One of my favourites in this genre is Margaret Atwood's 2005 novella The Penelopiad. It re-tells the myth of Odysseus from the point of view of Penelope -- faithful wife, abandoned spouse, single mother, a girl and woman surviving in a man's world. I read the book shortly after it was published and highly recommend it. It's a complex re-examination of perspective, guilt and the often difficult nature of causation.
In 2007, Margaret Atwood adapted The Penelopiad for the theatre. It was first staged as a co-production by Britain's Royal Shakespeare Company and Canada's National Arts Centre. This autumn the play was restaged by Calgary's Alberta Theatre Projects. We saw it when we were in Calgary at the end of September and enjoyed it immensely!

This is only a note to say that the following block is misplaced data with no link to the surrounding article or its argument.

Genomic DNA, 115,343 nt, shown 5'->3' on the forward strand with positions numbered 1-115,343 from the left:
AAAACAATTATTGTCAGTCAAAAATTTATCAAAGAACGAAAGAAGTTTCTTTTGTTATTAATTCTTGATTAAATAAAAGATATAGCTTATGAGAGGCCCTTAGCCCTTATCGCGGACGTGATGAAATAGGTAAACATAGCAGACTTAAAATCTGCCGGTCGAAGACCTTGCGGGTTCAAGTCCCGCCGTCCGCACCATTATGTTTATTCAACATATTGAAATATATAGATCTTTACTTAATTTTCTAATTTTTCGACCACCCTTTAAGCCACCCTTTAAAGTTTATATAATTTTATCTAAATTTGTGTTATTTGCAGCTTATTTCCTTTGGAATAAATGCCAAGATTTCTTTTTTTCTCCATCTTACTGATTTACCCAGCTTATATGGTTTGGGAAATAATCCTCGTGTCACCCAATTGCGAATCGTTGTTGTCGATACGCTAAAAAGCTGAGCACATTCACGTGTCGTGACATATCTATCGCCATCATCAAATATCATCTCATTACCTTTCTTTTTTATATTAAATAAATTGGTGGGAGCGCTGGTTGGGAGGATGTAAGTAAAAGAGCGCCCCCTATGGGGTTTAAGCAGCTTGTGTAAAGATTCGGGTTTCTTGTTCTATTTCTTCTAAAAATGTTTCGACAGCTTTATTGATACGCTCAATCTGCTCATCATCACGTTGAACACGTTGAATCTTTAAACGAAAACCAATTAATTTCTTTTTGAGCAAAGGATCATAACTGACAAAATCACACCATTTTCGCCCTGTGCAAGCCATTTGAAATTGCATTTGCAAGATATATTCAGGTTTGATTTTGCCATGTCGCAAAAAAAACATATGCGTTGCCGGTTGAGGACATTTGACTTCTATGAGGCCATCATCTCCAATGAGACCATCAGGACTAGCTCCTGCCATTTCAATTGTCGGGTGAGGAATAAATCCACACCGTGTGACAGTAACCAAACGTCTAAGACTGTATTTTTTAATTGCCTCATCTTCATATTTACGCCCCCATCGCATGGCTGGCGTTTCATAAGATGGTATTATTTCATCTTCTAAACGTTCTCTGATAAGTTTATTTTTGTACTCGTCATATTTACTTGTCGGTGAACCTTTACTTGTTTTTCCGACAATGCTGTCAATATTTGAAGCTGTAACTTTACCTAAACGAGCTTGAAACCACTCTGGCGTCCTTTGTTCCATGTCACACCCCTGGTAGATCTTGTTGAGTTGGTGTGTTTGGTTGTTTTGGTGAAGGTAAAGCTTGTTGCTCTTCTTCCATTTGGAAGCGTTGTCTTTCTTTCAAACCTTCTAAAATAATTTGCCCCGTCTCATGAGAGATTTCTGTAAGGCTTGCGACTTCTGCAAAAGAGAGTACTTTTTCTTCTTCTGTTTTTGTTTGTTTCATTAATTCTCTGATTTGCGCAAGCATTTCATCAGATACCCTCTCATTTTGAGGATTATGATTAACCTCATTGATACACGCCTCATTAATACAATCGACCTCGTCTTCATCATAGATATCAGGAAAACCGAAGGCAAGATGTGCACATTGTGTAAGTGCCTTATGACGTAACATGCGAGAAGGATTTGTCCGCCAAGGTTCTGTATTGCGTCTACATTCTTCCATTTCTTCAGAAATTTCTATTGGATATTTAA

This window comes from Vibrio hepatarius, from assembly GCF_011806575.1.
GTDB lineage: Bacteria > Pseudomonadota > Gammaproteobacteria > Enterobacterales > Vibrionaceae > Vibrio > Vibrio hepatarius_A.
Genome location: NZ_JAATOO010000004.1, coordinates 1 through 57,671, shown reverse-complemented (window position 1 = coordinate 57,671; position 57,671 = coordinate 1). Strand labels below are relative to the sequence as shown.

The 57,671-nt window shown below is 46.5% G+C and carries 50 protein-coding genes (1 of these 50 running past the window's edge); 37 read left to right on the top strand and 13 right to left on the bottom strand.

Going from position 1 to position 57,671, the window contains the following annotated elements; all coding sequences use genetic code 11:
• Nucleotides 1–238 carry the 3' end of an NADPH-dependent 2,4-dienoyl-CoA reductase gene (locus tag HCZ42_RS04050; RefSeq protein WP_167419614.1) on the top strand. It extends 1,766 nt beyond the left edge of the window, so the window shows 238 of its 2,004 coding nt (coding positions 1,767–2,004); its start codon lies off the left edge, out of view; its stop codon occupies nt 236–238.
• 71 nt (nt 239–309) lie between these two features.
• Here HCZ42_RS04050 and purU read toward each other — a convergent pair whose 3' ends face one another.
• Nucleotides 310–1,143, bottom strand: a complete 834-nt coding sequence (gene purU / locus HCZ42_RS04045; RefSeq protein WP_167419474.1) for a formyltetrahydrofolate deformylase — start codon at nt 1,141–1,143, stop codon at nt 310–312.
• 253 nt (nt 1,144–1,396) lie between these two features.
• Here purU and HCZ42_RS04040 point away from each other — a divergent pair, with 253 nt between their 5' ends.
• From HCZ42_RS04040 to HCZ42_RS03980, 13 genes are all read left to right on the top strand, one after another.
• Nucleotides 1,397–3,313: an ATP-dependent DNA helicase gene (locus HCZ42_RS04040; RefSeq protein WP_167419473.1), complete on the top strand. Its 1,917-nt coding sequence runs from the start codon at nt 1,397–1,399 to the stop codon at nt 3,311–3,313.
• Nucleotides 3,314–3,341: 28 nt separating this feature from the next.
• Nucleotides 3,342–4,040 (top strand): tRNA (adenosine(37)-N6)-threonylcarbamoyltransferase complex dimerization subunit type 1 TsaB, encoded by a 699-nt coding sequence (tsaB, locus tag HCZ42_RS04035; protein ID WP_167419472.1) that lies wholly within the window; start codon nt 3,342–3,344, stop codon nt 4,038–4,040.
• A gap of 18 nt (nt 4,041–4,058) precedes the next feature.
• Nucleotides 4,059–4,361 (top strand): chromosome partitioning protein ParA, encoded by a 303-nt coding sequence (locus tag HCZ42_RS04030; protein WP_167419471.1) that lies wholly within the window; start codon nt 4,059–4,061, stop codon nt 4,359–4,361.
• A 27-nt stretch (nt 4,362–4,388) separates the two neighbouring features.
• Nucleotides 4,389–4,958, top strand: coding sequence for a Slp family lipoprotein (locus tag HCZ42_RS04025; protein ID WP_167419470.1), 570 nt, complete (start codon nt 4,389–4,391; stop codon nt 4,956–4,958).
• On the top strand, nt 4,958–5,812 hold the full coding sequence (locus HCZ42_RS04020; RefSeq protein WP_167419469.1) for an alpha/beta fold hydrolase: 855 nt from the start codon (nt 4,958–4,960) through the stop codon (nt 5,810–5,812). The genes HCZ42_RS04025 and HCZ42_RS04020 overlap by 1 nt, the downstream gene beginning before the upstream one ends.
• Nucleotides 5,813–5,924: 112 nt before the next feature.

The play has an 11-woman cast -- Penelope and her 10 maids. Most of the maids also have dual roles as other characters. All the male roles are played by the maids (Odysseus, Telemachus, the suitors, etc.) -- and the women did a good job of projecting believable male mannerisms and appropriate butchness. Jamie Konchak as Odysseus was especially good.
To date, all productions of The Penelopiad have been underwritten by fundraising campaigns among women to help cover the enormous cost of such a large cast. It's money well spent! The Penelopiad brings a much-needed balance to Homer's traditional, testosterone-driven Odyssey.